With the struggles of the water supply in Texas, this had led to many political developments across the state. The state funded SWIFT, the State Water Implementation Fund for Texas through the Texas Water Development Board (TWDB). This funding acts like a mortgage, although the funding must go through an application process and be included in the Texas State Water Plan. With $2 billion available, there is still not enough to go around. Additionally, there are a lot of arguments over who should receive the money. Should the state fund rural areas where farming and ranching are extremely important or the urban areas who have high demand as cities continue to grow, especially along the I-35 corridor? The TWDB tries to stay objective, but when it comes to voting in the Texas House/Senate, the folks along the I-35 corridor usually get the benefit of the doubt, leaving municipalities like San Angelo to find their own funding for their projects.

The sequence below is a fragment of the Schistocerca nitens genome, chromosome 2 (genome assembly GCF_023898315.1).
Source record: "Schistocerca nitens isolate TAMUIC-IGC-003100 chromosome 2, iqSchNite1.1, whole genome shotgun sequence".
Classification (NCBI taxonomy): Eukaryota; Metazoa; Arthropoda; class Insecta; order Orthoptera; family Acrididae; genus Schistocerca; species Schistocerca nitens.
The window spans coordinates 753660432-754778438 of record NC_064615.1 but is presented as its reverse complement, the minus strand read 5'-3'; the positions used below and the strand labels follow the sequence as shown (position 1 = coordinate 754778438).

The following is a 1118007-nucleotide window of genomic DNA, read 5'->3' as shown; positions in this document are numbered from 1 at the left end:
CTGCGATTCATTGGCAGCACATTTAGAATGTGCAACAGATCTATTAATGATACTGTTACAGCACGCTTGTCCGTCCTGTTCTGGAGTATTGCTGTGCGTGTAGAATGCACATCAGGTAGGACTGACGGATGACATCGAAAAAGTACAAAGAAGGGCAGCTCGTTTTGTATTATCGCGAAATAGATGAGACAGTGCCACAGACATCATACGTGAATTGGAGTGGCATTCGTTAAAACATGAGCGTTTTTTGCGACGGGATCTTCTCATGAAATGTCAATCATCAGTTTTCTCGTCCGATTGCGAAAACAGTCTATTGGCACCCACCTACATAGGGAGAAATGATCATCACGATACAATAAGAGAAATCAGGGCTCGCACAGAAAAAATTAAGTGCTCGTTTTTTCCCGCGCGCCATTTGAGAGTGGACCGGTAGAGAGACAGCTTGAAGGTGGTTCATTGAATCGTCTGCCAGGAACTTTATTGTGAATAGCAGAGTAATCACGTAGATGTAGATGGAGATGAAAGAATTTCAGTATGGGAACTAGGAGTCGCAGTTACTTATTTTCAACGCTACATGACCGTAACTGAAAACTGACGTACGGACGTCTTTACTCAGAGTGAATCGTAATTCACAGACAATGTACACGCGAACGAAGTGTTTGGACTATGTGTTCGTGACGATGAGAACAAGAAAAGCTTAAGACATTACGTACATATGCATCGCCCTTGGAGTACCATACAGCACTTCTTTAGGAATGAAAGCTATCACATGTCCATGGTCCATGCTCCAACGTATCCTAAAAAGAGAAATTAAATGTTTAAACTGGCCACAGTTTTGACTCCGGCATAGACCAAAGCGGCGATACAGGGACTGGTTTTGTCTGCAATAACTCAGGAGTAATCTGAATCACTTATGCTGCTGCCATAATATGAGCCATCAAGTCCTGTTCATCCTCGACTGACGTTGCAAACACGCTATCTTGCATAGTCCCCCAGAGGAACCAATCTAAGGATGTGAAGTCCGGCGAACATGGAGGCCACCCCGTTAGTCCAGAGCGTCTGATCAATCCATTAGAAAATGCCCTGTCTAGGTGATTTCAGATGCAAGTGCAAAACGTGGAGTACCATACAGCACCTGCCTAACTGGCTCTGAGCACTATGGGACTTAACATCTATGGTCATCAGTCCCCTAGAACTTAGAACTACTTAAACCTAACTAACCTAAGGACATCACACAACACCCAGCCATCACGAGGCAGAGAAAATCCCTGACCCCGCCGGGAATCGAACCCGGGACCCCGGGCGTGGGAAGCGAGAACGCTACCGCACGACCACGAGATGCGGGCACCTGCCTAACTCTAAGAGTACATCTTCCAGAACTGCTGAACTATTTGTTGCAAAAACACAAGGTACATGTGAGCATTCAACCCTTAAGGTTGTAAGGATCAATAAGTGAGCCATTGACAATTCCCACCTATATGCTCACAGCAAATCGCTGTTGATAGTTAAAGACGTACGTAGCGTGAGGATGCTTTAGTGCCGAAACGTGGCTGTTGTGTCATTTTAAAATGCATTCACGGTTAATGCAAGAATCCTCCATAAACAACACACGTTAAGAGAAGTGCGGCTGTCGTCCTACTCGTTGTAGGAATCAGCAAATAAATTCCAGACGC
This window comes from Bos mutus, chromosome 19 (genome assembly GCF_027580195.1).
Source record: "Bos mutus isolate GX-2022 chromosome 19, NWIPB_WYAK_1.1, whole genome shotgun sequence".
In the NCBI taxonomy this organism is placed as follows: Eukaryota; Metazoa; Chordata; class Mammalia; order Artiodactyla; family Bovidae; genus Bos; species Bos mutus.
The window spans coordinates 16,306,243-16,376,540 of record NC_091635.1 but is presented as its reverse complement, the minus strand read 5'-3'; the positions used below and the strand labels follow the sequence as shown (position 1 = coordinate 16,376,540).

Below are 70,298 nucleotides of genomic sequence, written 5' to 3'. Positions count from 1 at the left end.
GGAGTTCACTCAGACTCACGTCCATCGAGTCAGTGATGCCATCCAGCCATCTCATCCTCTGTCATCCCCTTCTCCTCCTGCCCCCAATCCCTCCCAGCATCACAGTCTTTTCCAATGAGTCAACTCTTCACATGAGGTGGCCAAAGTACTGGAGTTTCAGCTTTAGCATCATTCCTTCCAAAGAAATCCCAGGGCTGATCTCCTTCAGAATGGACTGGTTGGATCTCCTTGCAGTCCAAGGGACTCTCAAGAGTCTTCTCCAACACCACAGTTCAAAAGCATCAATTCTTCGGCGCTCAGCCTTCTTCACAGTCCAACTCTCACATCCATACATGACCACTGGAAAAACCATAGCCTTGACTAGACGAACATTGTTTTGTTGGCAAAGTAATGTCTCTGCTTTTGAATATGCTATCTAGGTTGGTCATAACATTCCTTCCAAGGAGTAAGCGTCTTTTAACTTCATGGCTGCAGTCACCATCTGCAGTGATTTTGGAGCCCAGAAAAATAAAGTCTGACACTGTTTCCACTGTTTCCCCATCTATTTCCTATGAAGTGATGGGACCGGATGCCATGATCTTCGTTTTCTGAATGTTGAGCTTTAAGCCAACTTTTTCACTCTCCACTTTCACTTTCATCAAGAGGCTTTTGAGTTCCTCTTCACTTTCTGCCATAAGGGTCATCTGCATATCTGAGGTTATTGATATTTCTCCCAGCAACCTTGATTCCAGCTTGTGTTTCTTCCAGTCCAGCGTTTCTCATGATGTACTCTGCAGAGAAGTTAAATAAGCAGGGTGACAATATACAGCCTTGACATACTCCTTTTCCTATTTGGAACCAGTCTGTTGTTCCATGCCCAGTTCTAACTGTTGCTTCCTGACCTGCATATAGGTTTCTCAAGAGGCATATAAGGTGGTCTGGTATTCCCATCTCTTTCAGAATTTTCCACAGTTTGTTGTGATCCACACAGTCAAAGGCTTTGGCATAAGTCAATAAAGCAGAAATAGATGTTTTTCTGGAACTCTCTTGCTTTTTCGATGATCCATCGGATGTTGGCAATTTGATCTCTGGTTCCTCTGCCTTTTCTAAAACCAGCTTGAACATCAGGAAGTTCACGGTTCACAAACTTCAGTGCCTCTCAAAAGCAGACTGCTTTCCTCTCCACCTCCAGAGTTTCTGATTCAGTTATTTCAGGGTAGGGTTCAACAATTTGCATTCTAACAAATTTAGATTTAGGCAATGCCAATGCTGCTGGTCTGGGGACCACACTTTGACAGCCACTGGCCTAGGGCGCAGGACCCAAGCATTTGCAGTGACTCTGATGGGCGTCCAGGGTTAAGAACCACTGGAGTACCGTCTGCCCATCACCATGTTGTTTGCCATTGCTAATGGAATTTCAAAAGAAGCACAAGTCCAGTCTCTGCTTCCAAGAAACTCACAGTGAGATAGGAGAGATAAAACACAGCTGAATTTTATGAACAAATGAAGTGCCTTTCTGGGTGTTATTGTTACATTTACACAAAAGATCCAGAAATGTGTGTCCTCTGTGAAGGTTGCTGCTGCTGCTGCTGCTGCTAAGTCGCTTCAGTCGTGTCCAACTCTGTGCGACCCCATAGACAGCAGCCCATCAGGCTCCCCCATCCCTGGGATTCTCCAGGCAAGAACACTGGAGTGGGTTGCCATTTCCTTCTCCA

With the surface water supply turning out to no longer be a reliable source of water, projects such as Water Reuse, Desalination of Brackish groundwater and weather modification will require funding in the future. Furthermore, the infrastructure continues to fail and must be refurbished if cities in the west want to avoid what is going on in Flint. The city of San Angelo is trying to stay ahead of the curve by increasing water rates by over 50% in the next 5 years. However, the reaction from the citizens has been strongly negative. Without the increase in water rates, the city of San Angelo would lose its ability to fund large projects that could supply water to its citizens in the long term. Additionally, the thought of “toilet-to-tap” water has also not been received well. Despite other areas across Texas and California already adopting this, as well as the International Space Station, those who are not used to this thought are having a hard time accepting the future and forgetting the past. All water has been reused at one point or another, and with a $136 million water reuse plant, the water would actually be cleaner than anything San Angelo has provided to its citizens in the past. Interestingly enough, San Angelo has just finished building a pipeline from the Hickory Aquifer in central Texas which is known to have radioactive levels higher than the EPA requirements. However, citizens were more accepting to this project then the proposed water reuse plant.